So James, I'll take the NFL thing and turn it over to Bruce. On the NFL front, as we said, I think the new strategy that we adopted has worked pretty well by and large. As Pat said, we had way more paying subs. I think our one kind of concern was we probably had more of the $199 price point in the mix than we had planned. So net-net, we were a little better than our revenue plan for the product as a whole. But I -- there are a couple of things I'm encouraged by. We did see a 50% increase in the number of customers paying for the product. We had a 25% increase in renewals, and we actually tripled the number of customers who signed up for it for the first time, from our existing customer base that is, mostly because I think of the $199 price point. So I would say -- and that's all kind as stuff, not -- as a promotional tool. I look at it one way as a promotional tool. It did okay in the quarter. You've got to remember, there was a lot of pent-up demand for the NFL with the strike a year ago. So we didn't pull quite as strongly, but we were lapping some huge numbers from a year ago. So the promotional aspect of it was okay, but I think the positive part of it was, although we did have some kind of trade down on mix more than we would've liked, we did accomplish what we set out to do, was to get more paying subs. Bruce, do you want to...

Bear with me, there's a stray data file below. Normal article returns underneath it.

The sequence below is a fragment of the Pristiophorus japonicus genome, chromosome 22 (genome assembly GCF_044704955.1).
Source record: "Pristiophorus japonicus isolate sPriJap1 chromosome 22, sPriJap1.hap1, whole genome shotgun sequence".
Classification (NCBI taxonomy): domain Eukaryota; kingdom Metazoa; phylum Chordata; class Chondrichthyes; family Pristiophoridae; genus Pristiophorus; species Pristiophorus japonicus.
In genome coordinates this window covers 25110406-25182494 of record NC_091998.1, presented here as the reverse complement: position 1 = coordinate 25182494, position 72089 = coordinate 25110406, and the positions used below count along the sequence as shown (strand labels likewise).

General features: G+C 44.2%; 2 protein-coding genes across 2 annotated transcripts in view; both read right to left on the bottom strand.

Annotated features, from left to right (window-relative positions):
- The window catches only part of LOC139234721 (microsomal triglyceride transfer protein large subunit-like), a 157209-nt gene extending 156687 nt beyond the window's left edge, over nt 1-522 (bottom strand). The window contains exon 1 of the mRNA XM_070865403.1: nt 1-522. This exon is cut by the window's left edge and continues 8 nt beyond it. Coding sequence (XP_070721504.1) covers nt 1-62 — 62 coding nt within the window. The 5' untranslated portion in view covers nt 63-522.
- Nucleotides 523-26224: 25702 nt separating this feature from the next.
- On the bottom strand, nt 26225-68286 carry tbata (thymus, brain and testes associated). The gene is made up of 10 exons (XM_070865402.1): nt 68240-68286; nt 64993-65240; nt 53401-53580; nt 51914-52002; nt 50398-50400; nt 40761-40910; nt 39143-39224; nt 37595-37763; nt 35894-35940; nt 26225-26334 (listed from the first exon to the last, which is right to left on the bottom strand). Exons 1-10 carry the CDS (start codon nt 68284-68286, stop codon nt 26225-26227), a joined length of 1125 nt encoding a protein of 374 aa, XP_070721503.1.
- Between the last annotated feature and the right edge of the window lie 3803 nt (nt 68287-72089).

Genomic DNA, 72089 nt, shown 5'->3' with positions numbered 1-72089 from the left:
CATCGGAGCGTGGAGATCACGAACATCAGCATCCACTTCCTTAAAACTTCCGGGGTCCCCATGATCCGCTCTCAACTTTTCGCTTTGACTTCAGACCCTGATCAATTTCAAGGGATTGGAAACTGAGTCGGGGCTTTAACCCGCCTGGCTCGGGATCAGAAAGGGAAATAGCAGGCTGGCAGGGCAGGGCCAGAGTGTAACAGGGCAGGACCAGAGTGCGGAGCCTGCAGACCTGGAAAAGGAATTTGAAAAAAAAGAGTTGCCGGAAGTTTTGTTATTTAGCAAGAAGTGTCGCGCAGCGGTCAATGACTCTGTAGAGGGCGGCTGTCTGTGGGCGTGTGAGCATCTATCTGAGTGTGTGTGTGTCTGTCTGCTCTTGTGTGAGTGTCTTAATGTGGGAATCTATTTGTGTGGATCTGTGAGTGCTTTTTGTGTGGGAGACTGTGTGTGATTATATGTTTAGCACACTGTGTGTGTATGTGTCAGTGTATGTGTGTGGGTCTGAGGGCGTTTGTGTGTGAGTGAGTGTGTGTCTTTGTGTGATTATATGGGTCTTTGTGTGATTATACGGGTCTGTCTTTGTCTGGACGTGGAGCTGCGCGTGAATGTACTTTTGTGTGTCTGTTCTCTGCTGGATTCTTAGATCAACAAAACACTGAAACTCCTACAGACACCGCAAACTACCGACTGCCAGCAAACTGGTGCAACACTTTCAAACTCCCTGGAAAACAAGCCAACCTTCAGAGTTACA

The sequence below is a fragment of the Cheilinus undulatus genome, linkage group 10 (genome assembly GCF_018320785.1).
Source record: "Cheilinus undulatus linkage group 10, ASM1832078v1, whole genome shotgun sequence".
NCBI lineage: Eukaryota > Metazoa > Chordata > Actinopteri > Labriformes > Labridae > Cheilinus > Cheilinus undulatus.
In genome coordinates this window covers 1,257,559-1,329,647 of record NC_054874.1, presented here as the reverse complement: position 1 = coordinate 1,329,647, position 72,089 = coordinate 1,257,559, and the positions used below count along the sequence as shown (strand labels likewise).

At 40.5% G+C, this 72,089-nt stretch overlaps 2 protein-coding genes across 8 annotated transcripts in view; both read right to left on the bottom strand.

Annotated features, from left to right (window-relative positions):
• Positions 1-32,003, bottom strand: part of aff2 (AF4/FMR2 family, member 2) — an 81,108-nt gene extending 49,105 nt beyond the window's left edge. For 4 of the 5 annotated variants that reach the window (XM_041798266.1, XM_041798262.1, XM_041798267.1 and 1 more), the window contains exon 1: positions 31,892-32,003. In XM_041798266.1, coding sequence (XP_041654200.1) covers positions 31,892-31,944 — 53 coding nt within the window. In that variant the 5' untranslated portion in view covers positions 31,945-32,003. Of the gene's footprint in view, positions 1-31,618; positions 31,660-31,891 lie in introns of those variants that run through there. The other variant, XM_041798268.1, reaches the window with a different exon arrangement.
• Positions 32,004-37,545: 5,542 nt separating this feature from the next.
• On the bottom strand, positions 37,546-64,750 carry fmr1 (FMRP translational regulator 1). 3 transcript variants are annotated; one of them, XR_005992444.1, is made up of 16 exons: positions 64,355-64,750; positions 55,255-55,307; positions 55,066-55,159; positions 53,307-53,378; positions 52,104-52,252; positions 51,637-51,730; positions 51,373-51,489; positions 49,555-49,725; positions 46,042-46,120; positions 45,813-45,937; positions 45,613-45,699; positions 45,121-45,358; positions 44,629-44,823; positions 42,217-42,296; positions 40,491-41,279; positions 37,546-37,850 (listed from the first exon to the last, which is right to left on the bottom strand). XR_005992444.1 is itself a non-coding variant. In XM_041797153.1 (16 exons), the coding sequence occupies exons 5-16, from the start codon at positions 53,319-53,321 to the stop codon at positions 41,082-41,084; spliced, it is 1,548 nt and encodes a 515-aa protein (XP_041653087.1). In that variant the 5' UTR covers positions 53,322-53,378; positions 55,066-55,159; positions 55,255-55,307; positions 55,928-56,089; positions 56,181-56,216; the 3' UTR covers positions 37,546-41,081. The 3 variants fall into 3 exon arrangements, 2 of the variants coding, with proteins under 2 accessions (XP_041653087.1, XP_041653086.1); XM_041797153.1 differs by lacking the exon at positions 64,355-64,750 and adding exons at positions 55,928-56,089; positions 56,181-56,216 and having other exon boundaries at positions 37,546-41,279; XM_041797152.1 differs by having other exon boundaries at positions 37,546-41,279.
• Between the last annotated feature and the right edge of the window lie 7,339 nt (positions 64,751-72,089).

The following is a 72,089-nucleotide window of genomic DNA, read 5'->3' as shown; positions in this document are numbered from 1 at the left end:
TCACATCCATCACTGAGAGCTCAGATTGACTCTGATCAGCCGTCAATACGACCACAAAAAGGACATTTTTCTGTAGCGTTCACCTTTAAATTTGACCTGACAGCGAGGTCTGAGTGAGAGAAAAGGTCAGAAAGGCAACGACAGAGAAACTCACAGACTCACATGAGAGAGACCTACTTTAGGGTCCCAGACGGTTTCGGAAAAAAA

Bruce B. Churchill

Yes. On -- you had a question about how much lower can CapEx per growth add go. I'd hesitate to predict the future. I guess I would -- a couple of comments. One, I think you're probably right in the sense that it's getting quite low. And as we've had already a very high proportion of our gross adds being from middle-market products, therefore the average gets driven down quite a bit. Looking forward, I would say that -- where we are looking for additional opportunities to serve this market is actually looking for possibly selling them an additional box or something, or even in some cases, an HD box. So it may well be that our CapEx per gross add, even in the middle market, will not go down any further. Having said that, there would be a corollary there, which would be, obviously, more ARPU. So again, it's very much just -- we look at it as a return on investment. We think, by putting an additional investment in even a middle-market customer, we can get more ARPU with -- that will sustain the return. That's a kind of business we'll go after. And in a world where it's frankly impossible, I think to buy a standard-def television anymore anywhere in the world, even in Latin America, we actually do give -- we obviously give some thought to the question of whether we ought to be trying to sell even prepaid customers an HD package. Obviously, appropriately priced.


And next, we'll go to Bryan Kraft with Evercore Partners.

Bryan D. Kraft - Evercore Partners Inc., Research Division

I wanted to ask you, can you talk about what the response has been to the Genie so far? How you think it's going to affect some of the key metrics, gross adds, churns, SAC and the retention upgrade cost? And then was also wondering if you could just comment or give an update on your targeted advertising initiatives and maybe talk about what you're expecting, seeing in terms of 3Q and 4Q political?

Michael D. White